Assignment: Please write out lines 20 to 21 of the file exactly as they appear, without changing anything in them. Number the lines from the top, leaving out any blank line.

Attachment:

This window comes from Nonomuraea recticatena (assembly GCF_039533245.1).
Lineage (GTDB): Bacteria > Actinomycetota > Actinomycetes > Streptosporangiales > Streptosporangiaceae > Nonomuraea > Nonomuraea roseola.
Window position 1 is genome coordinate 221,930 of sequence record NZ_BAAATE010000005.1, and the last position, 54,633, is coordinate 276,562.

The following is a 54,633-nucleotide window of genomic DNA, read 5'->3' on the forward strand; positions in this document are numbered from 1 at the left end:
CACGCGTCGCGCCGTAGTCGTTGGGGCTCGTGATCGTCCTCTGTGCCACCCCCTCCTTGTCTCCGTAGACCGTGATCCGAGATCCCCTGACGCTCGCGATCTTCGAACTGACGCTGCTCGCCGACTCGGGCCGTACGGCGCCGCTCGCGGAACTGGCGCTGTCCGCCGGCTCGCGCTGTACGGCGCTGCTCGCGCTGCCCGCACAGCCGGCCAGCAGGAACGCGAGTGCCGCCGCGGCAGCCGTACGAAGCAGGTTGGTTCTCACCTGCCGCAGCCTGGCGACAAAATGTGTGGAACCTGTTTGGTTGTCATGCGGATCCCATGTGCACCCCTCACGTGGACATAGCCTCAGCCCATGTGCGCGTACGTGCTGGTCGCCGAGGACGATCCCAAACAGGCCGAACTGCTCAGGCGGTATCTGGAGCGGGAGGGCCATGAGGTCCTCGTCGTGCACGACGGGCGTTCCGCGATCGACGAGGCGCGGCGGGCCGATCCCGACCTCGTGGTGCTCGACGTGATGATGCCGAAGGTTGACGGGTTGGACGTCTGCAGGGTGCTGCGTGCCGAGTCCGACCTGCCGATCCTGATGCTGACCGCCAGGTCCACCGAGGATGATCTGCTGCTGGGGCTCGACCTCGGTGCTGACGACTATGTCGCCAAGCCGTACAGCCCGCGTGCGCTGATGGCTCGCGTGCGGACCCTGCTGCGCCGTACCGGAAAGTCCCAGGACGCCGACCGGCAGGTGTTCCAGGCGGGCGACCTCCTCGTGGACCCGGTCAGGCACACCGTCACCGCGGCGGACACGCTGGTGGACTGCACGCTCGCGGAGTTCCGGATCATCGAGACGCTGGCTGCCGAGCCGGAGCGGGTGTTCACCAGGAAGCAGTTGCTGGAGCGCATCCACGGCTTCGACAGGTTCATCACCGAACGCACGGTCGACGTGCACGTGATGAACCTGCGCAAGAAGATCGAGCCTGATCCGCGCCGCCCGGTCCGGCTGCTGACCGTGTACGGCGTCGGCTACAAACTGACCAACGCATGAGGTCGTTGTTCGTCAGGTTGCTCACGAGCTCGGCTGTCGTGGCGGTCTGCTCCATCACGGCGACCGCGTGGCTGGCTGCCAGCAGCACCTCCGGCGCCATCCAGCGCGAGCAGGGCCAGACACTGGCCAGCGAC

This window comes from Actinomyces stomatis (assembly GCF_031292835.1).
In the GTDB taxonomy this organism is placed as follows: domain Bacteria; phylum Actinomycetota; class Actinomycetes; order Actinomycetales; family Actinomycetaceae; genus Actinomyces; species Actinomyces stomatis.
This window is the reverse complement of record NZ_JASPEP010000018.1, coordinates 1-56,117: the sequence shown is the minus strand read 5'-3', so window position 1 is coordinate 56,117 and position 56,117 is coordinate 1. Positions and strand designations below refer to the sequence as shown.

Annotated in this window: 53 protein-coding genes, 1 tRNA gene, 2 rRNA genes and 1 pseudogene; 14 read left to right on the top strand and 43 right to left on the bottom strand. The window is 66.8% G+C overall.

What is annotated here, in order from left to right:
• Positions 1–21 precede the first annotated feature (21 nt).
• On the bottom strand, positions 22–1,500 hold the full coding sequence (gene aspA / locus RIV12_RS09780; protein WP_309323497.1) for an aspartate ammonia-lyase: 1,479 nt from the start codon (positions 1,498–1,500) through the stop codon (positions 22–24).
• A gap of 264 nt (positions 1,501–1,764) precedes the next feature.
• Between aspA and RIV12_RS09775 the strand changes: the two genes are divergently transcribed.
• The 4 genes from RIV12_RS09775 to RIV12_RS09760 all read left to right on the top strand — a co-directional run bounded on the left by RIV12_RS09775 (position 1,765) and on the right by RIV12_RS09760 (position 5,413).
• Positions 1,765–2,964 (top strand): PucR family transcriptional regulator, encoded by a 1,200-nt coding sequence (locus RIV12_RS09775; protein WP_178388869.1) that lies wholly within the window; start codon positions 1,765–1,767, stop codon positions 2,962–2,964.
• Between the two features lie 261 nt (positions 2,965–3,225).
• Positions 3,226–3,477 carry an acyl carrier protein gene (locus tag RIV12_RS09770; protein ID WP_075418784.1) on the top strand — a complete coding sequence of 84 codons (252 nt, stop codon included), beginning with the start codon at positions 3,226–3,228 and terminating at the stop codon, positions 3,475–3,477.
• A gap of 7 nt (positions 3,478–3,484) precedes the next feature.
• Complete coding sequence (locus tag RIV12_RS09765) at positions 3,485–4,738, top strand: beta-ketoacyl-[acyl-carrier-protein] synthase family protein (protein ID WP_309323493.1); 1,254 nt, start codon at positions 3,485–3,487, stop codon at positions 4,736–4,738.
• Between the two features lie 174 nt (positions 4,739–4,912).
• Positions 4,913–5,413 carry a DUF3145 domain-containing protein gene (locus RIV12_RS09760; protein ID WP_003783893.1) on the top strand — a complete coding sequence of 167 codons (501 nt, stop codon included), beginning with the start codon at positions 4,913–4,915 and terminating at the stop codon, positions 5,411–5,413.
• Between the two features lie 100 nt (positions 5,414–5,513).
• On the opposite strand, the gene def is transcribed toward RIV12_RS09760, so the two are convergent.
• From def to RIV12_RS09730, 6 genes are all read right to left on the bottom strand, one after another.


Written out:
• Complete coding sequence (locus tag RIV12_RS09765) at positions 3,485–4,738, top strand: beta-ketoacyl-[acyl-carrier-protein] synthase family protein (protein ID WP_309323493.1); 1,254 nt, start codon at positions 3,485–3,487, stop codon at positions 4,736–4,738.
• Between the two features lie 174 nt (positions 4,739–4,912).